Nonprofit entities that want to obtain a dispensary registration certificate (aka license) to sell medical marijuana in Arizona have a lot of tasks to accomplish before they can open for business.  At this time, however, the single most important task for all would-be dispensaries is to locate a properly zoned place within the desired CHAA to operate the dispensary and tie it up with a lease or an option to lease.

Arizona’s medical marijuana law and the Arizona Department of Health Services rules provide that the application for a dispensary registration certificate must show the location where the dispensary will operate.  In addition, Arizona Department of Health Services Rule R9-17-304 states:

To apply for a dispensary registration certificate, an entity shall submit to the Department the following

6.Documentation from the local jurisdiction where the dispensary’s proposed physical address is located that:

a. There are no local zoning restrictions for the dispensary’s location, or

b. The dispensary’s location is in compliance with any local zoning restrictions;

7. Documentation of:

a. Ownership of the physical address of the proposed dispensary, or

b. Permission from the owner of the physical address of the proposed dispensary for the entity applying for a dispensary registration certificate to operate a dispensary at the physical address;

Translation:  The dispensary applicant must obtain and submit with the application for a dispensary registration certificate a written statement from the applicable zoning authority that the proposed dispensary premises is “groovy” and a written statement from the landlord that the applicant can operate a dispensary at the location designated in the application (or proof the applicant owns the land).

Actions Prospective Dispensaries Must Take Yesterday

Here are the actions every would be dispensary must take as soon as possible:

1.  Hire a zoning attorney who can tell you which locations in your desired CHAA are properly zoned and meet the requirements of the ADHS rules.  This step is very important because it is a total waste of time to search for a location and get it leased and find out the location is not properly zoned or too close to a school.  The zoning attorney will also apply for the Rule R9-17-304.D.6 zoning comfort letter from the applicable zoning authority.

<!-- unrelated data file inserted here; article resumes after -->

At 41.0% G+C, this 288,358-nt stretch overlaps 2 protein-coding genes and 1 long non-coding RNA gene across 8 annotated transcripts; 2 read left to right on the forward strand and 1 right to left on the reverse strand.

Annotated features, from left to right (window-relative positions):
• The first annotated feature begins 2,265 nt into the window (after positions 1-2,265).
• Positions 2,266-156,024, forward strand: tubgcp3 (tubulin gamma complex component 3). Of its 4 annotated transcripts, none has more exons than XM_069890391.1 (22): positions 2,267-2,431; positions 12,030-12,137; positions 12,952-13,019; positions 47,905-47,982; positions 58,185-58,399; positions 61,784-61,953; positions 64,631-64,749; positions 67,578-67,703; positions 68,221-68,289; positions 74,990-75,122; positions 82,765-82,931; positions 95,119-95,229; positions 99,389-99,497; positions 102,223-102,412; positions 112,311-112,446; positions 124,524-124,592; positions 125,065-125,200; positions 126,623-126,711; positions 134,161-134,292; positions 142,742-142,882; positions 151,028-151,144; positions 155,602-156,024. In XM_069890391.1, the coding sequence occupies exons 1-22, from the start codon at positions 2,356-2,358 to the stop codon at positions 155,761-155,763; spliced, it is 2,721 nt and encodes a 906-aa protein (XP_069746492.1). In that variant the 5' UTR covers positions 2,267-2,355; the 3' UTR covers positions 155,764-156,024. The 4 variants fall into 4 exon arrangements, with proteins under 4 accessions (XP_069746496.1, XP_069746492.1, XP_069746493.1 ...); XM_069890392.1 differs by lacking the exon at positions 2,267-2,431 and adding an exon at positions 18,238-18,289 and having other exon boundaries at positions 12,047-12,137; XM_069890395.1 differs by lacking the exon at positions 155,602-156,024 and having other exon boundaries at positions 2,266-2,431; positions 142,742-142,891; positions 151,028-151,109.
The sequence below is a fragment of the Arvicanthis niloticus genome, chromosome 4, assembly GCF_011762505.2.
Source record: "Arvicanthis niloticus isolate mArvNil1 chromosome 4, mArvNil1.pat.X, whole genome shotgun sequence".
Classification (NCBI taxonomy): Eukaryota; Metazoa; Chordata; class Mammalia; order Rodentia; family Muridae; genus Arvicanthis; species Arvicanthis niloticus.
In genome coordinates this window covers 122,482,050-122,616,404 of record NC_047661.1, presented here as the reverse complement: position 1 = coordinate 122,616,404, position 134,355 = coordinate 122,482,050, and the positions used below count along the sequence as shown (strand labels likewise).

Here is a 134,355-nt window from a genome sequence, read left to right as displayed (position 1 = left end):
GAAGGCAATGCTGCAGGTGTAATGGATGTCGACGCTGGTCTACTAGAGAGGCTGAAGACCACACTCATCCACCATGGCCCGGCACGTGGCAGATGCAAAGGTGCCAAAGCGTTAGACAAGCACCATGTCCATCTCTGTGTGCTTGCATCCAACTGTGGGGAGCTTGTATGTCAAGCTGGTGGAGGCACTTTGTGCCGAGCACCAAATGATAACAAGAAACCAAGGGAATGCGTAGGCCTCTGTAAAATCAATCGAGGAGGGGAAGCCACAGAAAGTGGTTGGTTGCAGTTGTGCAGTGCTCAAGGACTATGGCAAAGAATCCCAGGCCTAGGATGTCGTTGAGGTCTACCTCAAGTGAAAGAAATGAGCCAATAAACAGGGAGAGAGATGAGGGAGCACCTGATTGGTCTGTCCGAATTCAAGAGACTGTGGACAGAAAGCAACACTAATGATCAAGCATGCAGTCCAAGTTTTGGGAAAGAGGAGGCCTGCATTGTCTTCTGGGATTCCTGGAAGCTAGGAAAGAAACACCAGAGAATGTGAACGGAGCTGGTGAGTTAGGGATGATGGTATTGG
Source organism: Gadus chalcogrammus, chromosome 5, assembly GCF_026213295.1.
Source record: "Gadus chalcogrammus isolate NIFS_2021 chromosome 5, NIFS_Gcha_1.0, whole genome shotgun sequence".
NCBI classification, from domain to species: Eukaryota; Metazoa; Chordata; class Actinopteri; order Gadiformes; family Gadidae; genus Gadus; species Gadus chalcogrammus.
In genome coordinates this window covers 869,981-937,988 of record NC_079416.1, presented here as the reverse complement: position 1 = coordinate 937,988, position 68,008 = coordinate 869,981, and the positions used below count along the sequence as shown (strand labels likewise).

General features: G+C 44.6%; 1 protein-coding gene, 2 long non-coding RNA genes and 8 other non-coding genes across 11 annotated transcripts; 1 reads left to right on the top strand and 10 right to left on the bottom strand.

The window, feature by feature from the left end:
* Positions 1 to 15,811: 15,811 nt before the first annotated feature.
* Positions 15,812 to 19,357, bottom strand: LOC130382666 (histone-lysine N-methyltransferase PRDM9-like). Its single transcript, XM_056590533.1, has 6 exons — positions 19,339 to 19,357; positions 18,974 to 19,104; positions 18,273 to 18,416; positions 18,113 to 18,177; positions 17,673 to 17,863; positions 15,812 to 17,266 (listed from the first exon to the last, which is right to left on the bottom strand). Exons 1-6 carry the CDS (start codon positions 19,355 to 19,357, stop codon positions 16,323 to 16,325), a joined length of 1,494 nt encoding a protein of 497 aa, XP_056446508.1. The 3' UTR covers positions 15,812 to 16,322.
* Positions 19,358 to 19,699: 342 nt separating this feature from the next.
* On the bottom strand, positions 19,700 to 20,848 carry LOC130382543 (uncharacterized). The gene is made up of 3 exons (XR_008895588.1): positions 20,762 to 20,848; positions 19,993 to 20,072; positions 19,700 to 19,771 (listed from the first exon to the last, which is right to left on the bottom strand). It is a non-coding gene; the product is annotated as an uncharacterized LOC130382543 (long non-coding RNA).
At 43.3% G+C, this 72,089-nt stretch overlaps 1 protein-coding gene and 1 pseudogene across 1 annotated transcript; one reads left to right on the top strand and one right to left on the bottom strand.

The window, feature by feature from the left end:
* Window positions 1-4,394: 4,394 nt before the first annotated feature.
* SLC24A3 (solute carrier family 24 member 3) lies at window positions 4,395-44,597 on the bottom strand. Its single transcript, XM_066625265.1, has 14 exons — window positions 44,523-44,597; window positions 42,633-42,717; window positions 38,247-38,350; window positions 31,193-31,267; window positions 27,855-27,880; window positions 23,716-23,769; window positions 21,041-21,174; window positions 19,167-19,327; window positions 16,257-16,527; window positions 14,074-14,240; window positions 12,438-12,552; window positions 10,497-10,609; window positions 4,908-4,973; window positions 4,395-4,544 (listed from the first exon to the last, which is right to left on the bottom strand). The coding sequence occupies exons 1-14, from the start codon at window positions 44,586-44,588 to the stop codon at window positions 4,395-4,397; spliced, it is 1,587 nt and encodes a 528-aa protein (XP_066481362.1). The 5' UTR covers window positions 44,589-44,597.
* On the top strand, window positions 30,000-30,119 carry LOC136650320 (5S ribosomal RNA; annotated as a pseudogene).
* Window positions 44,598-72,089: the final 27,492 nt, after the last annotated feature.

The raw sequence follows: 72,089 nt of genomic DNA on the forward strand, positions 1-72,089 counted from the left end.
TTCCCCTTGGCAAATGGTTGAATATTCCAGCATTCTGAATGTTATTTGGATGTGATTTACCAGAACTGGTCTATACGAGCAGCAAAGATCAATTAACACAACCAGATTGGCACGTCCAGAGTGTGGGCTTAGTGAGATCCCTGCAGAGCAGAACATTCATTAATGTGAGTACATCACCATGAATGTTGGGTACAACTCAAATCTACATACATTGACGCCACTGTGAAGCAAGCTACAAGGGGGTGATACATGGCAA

2. Visit only properly zoned sites that are not too close to a prohibited structure and identify where you want to operate the dispensary.

3.  Sign a lease or an option to lease for your desired location (or enter into a contract to purchase it).  Make sure the lease has language in it that requires the landlord to give you a written Rule R9-17-304.D.7 comfort letter not later than April 1, 2012.

Cities are severely limiting the areas where a dispensary can be located.  When you add the complexity of understanding the applicable zoning ordinance with the further limiting CHAAs, the result is a very difficult problem simply to determine where dispensaries can be located within a CHAA.  In many CHAAs, the number of usable sites is limited, which is causing a modern day equivalent to the Oklahoma land rush of the 1800s.

If you cannot find a location and legally tie it up with a lease or a lease option, it’s game over.  If your dispensary has not yet found and tied up a site, you should immediately contact an experienced zoning lawyer to explain the zoning rules for your desired area and show you how the CHAAs interact with the zoning.  You want the zoning attorney to give you a map that shows exactly where within a city and a CHAA the zoning is right for a dispensary.  Use that map to find a site.  Enter into a lease or an option to lease with the landlord.  Have your zoning lawyer assist in completing the necessary city paperwork to get your site approved by the city.

Nothing else matters as much now as finding a site that is properly zoned and getting it under lease or an option to lease.

I recommend Maricopa County zoning attorney Michael Curley.  Call him at 602-903-3077.  You need a zoning lawyer to explain where you can lease your site and what locations are available in your desired CHAA.

See “Must My Dispensary Obtain a Conditional Use Permit from the City before it can File an Application for an Arizona Medical Marijuana Dispensary License?,” “How Does My Dispensary Tie Up Land for its Retail & Cultivation Sites?” and “CHAA on This!